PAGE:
IS Case 163: Spontaneous tension pneumothorax with re-expansion pulmonary edema
Imaging Sciences URMC 2008
Publication Date: 2009-05-21
Initial AP portable view of the chest with no prior study for comparison demonstrated tension pneumothorax of the left hemithorax with classic mediastinal shift to the right and hypoexpanded/compressed appearance of the right lung (Fig. 1). Subsequent radiograph demonstrated near complete re-expansion of the left upper and lower lobes with small residual pneumothorax in the left apex after placement of left-sided chest tube, and patchy opacification with diffuse, hazy interstitial markings of the perihilar region and left lower lobe, consistent with re-expansion pulmonary edema with residual atelectasis (Fig. 2). These findings resolved rapidly, however, with near complete resolution of re-expansion edema by the following morning (Fig. 3).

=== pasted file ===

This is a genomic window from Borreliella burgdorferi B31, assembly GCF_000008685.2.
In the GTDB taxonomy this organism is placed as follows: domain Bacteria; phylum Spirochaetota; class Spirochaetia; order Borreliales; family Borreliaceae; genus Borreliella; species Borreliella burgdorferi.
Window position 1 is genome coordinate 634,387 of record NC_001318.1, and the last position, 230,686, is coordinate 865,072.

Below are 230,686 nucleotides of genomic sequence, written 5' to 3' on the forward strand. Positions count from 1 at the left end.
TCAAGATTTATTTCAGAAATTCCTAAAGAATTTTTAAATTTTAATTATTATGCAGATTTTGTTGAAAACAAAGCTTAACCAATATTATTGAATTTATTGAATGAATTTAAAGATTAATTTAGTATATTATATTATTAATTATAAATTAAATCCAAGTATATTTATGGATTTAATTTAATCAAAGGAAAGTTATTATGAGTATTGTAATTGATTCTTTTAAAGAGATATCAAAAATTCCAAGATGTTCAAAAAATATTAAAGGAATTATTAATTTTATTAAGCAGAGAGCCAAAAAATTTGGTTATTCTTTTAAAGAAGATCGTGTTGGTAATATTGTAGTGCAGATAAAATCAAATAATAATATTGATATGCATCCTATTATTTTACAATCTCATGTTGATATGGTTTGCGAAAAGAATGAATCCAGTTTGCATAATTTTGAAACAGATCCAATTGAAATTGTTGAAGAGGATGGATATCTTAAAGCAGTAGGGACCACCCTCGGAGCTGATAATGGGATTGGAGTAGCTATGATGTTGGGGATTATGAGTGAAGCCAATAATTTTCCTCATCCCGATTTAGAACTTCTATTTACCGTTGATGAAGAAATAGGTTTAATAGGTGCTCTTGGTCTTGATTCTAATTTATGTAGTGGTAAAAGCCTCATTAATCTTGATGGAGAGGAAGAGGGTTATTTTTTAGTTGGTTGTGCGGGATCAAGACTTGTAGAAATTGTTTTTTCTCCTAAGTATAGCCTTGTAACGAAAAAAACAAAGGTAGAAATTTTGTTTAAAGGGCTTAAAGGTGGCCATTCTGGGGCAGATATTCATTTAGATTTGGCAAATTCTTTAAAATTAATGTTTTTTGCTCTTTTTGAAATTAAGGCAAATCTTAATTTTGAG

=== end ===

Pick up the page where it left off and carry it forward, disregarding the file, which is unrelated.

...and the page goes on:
Re-expansion pulmonary edema is an acute pulmonary process of controversial etiology that is most commonly encountered following chest tube placement for tension pneumothorax. Other common situations include re-expansion of lung parenchyma following removal of an obstructing mass and following the removal of a large volume of pleural fluid (at least 1L). Radiographic changes may be near-immediate, as in the above case, but may be delayed up to 24 hours. Usually self-limiting, this condition has been historically associated with significant morbidity and mortality, with up to 20% mortality reported in some series.
Radiographic findings are typical of pulmonary edema, with distribution determined by location/extent of lung collapse, as well as clinical variables such as the rate of re-expansion and duration of collapse. Distinct from other causes of noncardiogenic pulmonary edema both by virtue of clinical history and focal appearance; contusion of lung parenchyma and reperfusion pulmonary edema following pulmonary embolism thrombolysis are important differential considerations.
- Mahfood S, Hix WR, Aaron BL, Blaes P, Watson DC. Reexpansion pulmonary edema. Ann Thorac Surg. 1988 Mar;45(3):340-5. [PMID: 3279931]